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Good Omens: A Book Review

For a change of pace, here is a book review I wrote for a class in graduate school about Good Omens, one of my favorite novels.

“Good Omens”

Not many books can encompass all of human history, send an environmental message, wax philosophic on the meaning of humanity, and still generate laughter, but somehow “Good Omens: The Nice and Accurate Prophecies of Agnes Nutter, Witch” does so effortlessly.

Written by Terry Pratchett and Neil Gaiman, “Good Omens” is an optimistic look at the end of the world.  Think of the Book of Revelations by way of classic satirist G.K. Chesterton and mixed with the best Three Stooges acts and you might have a hazy idea of why Armageddon makes you want to laugh out loud.

The end of the world is a busy time.  Due to a comedy of errors of quite literally apocalyptic proportions, Hell misplaces the Antichrist, who winds up raised by a nice and very English family.

Now 11, the Antichrist (given name Adam Young) is uninterested in being part of the end of the world.  Aziraphale the angel and Crowley the demon are supposed to help bring about the Apocalypse, but after 6,000 years, both angel and demon are more interested in saving their favorite hangouts than in resolving questions of good and evil.

Anathema Device, the last descendant of the witch who predicted all this in 1665, is also working against the coming end, but as the Four Horsemen ride out on their motorcycles, the end may well and truly be nigh.

“Good Omens” plays with traditional tropes and ties archetypes into knots.  Cheering for the Antichrist seems natural, not because he’s particularly good or evil, but because he is wholly human.  Pratchett and Gaiman have a clear fondness for humanity, even, or perhaps especially, at our silliest.  The depiction of a group of standard cubicle drones playing paintball who then suddenly find their weapons have become real firearms makes that point more clearly than any philosophical musings could.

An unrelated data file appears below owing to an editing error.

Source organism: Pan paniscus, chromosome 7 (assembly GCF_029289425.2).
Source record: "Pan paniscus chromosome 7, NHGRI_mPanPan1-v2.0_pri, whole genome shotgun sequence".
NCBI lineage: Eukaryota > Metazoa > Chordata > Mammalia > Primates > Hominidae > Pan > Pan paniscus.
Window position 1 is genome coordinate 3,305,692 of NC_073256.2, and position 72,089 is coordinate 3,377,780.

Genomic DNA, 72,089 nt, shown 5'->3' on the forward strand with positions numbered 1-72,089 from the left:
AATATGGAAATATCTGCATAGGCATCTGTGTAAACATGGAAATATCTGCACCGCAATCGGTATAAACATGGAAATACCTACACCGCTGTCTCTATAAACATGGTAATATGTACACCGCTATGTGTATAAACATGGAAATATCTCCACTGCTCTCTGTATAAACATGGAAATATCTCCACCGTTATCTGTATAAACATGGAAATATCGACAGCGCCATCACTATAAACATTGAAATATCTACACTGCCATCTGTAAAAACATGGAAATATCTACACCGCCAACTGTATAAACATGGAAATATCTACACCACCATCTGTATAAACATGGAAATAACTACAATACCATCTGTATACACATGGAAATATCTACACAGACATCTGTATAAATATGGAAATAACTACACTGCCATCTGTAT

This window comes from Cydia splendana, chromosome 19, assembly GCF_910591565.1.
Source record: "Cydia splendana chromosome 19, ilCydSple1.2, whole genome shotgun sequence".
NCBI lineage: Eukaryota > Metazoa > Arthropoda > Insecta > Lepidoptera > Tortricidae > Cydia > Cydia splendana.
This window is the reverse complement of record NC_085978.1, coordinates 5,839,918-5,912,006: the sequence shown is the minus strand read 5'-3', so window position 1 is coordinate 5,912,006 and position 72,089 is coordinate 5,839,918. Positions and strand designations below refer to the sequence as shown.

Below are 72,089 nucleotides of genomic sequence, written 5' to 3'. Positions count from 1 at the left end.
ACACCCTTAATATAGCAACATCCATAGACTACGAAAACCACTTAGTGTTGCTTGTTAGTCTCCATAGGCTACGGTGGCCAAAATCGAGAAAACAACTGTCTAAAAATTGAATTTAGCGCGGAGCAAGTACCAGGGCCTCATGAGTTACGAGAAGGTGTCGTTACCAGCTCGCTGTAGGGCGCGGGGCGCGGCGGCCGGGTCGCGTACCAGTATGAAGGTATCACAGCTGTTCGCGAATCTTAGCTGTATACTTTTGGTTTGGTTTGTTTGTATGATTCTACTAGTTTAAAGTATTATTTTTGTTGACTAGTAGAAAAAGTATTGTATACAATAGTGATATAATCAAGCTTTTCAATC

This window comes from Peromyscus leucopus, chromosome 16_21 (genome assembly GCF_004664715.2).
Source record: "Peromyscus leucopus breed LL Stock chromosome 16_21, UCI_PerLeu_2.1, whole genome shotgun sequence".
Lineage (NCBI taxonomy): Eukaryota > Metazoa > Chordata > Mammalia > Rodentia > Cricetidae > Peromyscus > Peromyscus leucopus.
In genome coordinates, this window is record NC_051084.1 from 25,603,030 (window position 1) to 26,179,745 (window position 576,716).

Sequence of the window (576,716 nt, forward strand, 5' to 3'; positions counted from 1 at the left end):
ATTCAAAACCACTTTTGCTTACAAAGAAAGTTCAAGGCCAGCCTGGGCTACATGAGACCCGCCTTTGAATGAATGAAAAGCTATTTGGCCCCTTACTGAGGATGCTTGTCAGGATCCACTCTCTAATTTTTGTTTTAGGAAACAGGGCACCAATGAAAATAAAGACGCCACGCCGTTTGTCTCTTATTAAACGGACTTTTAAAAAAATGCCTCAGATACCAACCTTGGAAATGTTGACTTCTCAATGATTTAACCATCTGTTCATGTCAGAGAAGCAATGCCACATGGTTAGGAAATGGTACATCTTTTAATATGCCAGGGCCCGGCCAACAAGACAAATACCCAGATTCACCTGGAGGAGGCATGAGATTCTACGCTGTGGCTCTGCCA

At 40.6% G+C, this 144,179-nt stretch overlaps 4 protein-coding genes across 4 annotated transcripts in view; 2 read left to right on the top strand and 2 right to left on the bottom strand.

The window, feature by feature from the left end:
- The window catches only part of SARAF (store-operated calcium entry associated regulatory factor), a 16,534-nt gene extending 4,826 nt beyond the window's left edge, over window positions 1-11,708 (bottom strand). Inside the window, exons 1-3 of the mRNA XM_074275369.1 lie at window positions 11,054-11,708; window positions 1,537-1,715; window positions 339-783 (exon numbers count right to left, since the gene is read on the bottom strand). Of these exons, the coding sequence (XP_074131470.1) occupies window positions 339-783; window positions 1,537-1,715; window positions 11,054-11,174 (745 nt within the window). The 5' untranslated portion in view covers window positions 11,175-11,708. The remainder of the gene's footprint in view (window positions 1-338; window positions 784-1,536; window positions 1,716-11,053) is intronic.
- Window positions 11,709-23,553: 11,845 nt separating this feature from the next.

While a few of the references and jokes haven’t aged very well, most of the humor reads as funny now as it did when the book was published 1990, even if not many under 25 know who Freddie Mercury, the former front man for “Queen,” was.  And the large cast of characters rushing to a final confrontation from different angles smoothes over most of the possible jarring that can come from having two authors on the same book.

Terry Pratchett is known for the Discworld series of comedic fantasy novels, while Neil Gaiman is the author of the Sandman comic book series, a dark and complex exploration of myth.  Even with those impressive bibliographies, “Good Omens” is something special.

Fantasy books are often underappreciated.  The large collection of badly written novels shelved in the genre has a tendency to prejudice readers.  If anything could cure that regrettable point of view, it is this book.

Well-disguised though the philosophy is, it’s hard not to come away from “Good Omens” with a thoughtful expression under a grin. And it’s a good idea to keep a pen handy to highlight favorite quotes and passages to read out loud so everyone can enjoy “Good Omens: The Nice and Accurate Prophecies of Agnes Nutter, Witch” as much as you did.

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